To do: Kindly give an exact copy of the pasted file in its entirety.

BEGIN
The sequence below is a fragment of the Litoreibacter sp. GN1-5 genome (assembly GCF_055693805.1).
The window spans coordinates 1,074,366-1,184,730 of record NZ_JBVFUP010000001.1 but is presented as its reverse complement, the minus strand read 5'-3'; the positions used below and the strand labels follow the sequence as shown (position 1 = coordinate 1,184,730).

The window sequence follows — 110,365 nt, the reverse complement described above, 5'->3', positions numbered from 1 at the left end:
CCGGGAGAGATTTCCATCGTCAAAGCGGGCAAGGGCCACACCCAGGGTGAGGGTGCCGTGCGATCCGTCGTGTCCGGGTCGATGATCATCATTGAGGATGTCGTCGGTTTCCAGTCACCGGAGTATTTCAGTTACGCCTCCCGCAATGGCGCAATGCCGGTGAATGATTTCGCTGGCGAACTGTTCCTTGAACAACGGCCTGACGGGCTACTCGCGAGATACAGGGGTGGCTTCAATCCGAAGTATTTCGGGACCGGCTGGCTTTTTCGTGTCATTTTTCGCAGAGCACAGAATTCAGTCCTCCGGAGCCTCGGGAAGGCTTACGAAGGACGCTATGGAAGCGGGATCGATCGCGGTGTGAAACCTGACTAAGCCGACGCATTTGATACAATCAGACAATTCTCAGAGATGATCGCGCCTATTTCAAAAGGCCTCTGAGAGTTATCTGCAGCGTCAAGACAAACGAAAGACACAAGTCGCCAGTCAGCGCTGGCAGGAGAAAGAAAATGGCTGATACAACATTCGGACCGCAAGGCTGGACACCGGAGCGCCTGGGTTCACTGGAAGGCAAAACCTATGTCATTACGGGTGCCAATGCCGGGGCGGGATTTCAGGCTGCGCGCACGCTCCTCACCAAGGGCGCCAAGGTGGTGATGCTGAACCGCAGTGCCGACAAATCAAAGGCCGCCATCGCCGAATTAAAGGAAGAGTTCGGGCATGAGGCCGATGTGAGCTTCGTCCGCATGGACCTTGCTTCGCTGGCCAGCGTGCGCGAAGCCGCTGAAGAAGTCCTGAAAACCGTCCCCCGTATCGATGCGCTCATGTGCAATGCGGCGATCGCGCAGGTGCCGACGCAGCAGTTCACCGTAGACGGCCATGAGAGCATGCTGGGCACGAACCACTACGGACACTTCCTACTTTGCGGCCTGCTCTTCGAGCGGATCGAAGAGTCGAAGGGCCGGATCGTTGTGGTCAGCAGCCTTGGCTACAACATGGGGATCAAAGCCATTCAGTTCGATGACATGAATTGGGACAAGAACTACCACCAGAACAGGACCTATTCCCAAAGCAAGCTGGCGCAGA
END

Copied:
The sequence below is a fragment of the Litoreibacter sp. GN1-5 genome (assembly GCF_055693805.1).
The window spans coordinates 1,074,366-1,184,730 of record NZ_JBVFUP010000001.1 but is presented as its reverse complement, the minus strand read 5'-3'; the positions used below and the strand labels follow the sequence as shown (position 1 = coordinate 1,184,730).

The window sequence follows — 110,365 nt, the reverse complement described above, 5'->3', positions numbered from 1 at the left end:
CCGGGAGAGATTTCCATCGTCAAAGCGGGCAAGGGCCACACCCAGGGTGAGGGTGCCGTGCGATCCGTCGTGTCCGGGTCGATGATCATCATTGAGGATGTCGTCGGTTTCCAGTCACCGGAGTATTTCAGTTACGCCTCCCGCAATGGCGCAATGCCGGTGAATGATTTCGCTGGCGAACTGTTCCTTGAACAACGGCCTGACGGGCTACTCGCGAGATACAGGGGTGGCTTCAATCCGAAGTATTTCGGGACCGGCTGGCTTTTTCGTGTCATTTTTCGCAGAGCACAGAATTCAGTCCTCCGGAGCCTCGGGAAGGCTTACGAAGGACGCTATGGAAGCGGGATCGATCGCGGTGTGAAACCTGACTAAGCCGACGCATTTGATACAATCAGACAATTCTCAGAGATGATCGCGCCTATTTCAAAAGGCCTCTGAGAGTTATCTGCAGCGTCAAGACAAACGAAAGACACAAGTCGCCAGTCAGCGCTGGCAGGAGAAAGAAAATGGCTGATACAACATTCGGACCGCAAGGCTGGACACCGGAGCGCCTGGGTTCACTGGAAGGCAAAACCTATGTCATTACGGGTGCCAATGCCGGGGCGGGATTTCAGGCTGCGCGCACGCTCCTCACCAAGGGCGCCAAGGTGGTGATGCTGAACCGCAGTGCCGACAAATCAAAGGCCGCCATCGCCGAATTAAAGGAAGAGTTCGGGCATGAGGCCGATGTGAGCTTCGTCCGCATGGACCTTGCTTCGCTGGCCAGCGTGCGCGAAGCCGCTGAAGAAGTCCTGAAAACCGTCCCCCGTATCGATGCGCTCATGTGCAATGCGGCGATCGCGCAGGTGCCGACGCAGCAGTTCACCGTAGACGGCCATGAGAGCATGCTGGGCACGAACCACTACGGACACTTCCTACTTTGCGGCCTGCTCTTCGAGCGGATCGAAGAGTCGAAGGGCCGGATCGTTGTGGTCAGCAGCCTTGGCTACAACATGGGGATCAAAGCCATTCAGTTCGATGACATGAATTGGGACAAGAACTACCACCAGAACAGGACCTATTCCCAAAGCAAGCTGGCGCAGA